ClipDrop is a graphic designer’s best friend
Ask most graphic designers which activity they hate most and you’ll get a single answer: deep-etching. ClipDrop could make it a thing of the past.
Deep-etching is one of the banes of illustrators, graphic designers, and layout artists’ lives. It’s the process of removing an object in an image from its background, and it can take hours. Especially painful is removing a person against a mixed background — say, part grass, part sky — who’s also got lots of frizzy hair. Because to make the result look realistic, every stray strand needs to be included. Various tools have tried to simplify this process, but a new app is aiming to consign it to the rubbish bin of design history. The app is called ClipDrop, and it’s nothing short of magic.
What’s in a name?
As the name suggests, ClipDrop lets you “clip” objects and “drop” them somewhere else, whether that's into a blank image, or on top of an existing one. The best bit, though, is that ClipDrop doesn’t just work with digital images like Adobe Photoshop and similar software do. Instead, the app is able to harness a smartphone camera to isolate and amputate subjects, from furniture and houseplants, to musical instruments, cutlery, clothing, or anything else you can point a phone at.
Assuming your computer and phone are on the same Wi-Fi network, it’s even possible to take a picture of something, have ClipDrop digitally cut it out, and drop the result directly onto your desktop by simply hovering your phone over your computer screen (you’ll need to have ClipDrop’s desktop app installed). The results are, in a word, impressive. In two words, they’re extremely impressive.
Once you’ve “clipped” something you can download it to your device, share it, or save it to ClipDrop’s cloud service. If you’re using the free service, files are deleted after 30 days.
A picture of 1 000 words
The app also works with text, and the experience is much the same. Point your smartphone camera at a body of text (or drag your cursor over it after selecting the text tool from the ClipDrop menu in the desktop app) and it’s instantly converted to text you can copy and paste to use wherever you want to. This sort of technology — called optical character recognition (OCR) — isn’t new, but having it in a single app that can also recognise images is very convenient.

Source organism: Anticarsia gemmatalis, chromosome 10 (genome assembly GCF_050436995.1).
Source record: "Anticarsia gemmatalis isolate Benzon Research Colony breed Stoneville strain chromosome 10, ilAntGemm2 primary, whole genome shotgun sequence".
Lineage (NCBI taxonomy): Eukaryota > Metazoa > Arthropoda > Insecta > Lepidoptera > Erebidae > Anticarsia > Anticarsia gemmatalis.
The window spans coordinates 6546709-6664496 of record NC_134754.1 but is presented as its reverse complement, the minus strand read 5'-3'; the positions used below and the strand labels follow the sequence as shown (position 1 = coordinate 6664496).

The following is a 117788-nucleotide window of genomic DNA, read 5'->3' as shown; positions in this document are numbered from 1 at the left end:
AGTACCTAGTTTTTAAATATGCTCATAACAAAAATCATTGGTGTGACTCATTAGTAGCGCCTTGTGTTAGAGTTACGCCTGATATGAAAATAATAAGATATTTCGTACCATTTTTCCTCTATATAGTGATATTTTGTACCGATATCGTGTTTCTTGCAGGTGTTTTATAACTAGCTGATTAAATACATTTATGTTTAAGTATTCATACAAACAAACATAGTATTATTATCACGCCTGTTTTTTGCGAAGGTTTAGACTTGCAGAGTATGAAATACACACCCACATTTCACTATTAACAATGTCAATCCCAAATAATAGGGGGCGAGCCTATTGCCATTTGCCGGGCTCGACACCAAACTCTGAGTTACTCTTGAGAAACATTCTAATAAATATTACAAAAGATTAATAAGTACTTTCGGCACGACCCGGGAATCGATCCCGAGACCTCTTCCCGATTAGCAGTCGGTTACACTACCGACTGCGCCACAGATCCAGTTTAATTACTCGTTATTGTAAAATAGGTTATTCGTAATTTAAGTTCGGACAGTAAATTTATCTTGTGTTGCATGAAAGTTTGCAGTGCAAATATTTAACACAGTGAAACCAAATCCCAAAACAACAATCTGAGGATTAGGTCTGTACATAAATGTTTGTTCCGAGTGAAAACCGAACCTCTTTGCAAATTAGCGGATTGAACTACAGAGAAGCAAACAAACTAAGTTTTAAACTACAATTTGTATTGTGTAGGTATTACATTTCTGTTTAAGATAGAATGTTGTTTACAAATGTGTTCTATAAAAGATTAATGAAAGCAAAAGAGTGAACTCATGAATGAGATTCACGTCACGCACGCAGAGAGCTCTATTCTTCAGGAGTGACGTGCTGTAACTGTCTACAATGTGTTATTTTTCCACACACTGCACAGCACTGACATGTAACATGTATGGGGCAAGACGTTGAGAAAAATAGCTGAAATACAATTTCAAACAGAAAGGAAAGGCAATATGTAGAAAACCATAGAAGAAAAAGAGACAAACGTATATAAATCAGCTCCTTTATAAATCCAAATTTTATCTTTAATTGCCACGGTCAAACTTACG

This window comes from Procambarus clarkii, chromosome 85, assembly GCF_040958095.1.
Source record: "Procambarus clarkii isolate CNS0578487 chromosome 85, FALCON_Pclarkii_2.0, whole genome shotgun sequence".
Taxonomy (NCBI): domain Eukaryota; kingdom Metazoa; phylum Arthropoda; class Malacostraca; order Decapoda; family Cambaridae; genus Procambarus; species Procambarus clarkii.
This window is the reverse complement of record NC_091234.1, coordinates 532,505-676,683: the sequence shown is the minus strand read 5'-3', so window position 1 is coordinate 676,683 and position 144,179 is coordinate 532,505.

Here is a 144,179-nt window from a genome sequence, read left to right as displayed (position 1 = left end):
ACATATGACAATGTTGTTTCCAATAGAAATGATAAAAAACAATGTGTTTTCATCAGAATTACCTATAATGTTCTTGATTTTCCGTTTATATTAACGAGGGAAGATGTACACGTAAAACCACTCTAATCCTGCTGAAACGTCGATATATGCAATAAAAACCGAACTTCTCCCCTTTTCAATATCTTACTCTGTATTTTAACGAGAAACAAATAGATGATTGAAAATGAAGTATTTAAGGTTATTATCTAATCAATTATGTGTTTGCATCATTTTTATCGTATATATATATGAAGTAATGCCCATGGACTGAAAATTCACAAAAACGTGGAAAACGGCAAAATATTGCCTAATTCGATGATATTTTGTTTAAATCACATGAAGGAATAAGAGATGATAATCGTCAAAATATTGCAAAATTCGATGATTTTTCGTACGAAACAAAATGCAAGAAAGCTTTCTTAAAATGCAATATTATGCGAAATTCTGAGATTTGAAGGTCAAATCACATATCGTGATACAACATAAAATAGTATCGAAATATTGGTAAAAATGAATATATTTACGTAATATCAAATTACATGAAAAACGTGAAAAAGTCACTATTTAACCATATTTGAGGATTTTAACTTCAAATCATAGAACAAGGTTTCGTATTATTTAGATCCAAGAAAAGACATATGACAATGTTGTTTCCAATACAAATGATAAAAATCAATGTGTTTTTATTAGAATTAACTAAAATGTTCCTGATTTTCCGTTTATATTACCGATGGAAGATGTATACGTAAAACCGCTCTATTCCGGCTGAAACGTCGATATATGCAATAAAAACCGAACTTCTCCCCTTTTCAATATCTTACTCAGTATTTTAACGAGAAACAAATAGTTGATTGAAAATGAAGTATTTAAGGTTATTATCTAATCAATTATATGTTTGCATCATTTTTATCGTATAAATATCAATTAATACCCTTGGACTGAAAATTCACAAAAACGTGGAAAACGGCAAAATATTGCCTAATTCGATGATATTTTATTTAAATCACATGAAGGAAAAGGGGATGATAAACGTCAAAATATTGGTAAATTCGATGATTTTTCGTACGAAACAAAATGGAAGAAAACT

Point, shoot, extract
ClipDrop uses something called Boundary-Aware Salient Object Detection (BASNet) to automatically identify objects and smartly isolate them. You don’t even need to have one of the recent, high-end smartphones capable of depth detection. BASNet is capable of making sense of 2D objects, which massively reduces the barriers to entry.
It also brings the functionality ClipDrop is capable of to a whole new audience. Say, for instance, you’re a jewellery designer looking to get product shots of your work for your website. Previously, you probably needed someone to take pictures of them, or someone to deep-etch those images so you could use them on your online store. With ClipDrop, you can do it yourself.
Works wherever you do
Whether you use Photoshop or Canva, Microsoft Powerpoint or Apple Keynote, ClipDrop will work with your existing workflow. And it’s being improved all the time. Just this month the French duo behind the app — Cyril Diagne and Jonathan Blanchet — added support for editable masking with a plugin for Adobe Photoshop. That means instead of just getting the cutout image, you can get the whole picture with a malleable layer of what’s been cut out, so you can further fine-tune it to your needs.
ClipDrop is available for Android, iOS, macOS, and Windows. The trial version of the app will let you try 10 “clips” of physical objects for free, and lets you smartly clip an unlimited number of photos or snippets of text, but thereafter it costs $39.99 a year (roughly R655). That may sound like a lot, but if you’re a professional visual creative who spends their life manipulating images, you’ll likely make up the cost in saved time in a couple of days.
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